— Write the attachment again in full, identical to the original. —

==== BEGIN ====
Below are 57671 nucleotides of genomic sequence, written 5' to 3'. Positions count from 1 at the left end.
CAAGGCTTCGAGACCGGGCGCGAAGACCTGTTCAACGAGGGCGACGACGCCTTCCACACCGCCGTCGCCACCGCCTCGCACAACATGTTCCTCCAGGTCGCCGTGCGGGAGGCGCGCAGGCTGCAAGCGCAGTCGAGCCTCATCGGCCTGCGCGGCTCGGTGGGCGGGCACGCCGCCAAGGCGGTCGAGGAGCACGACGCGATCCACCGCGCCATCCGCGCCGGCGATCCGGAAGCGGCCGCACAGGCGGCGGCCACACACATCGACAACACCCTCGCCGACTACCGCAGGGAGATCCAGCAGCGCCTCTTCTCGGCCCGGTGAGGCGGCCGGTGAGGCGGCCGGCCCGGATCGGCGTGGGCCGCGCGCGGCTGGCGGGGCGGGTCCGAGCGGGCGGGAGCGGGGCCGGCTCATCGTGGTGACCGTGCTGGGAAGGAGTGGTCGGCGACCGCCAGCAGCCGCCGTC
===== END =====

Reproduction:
Below are 57671 nucleotides of genomic sequence, written 5' to 3'. Positions count from 1 at the left end.
CAAGGCTTCGAGACCGGGCGCGAAGACCTGTTCAACGAGGGCGACGACGCCTTCCACACCGCCGTCGCCACCGCCTCGCACAACATGTTCCTCCAGGTCGCCGTGCGGGAGGCGCGCAGGCTGCAAGCGCAGTCGAGCCTCATCGGCCTGCGCGGCTCGGTGGGCGGGCACGCCGCCAAGGCGGTCGAGGAGCACGACGCGATCCACCGCGCCATCCGCGCCGGCGATCCGGAAGCGGCCGCACAGGCGGCGGCCACACACATCGACAACACCCTCGCCGACTACCGCAGGGAGATCCAGCAGCGCCTCTTCTCGGCCCGGTGAGGCGGCCGGTGAGGCGGCCGGCCCGGATCGGCGTGGGCCGCGCGCGGCTGGCGGGGCGGGTCCGAGCGGGCGGGAGCGGGGCCGGCTCATCGTGGTGACCGTGCTGGGAAGGAGTGGTCGGCGACCGCCAGCAGCCGCCGTC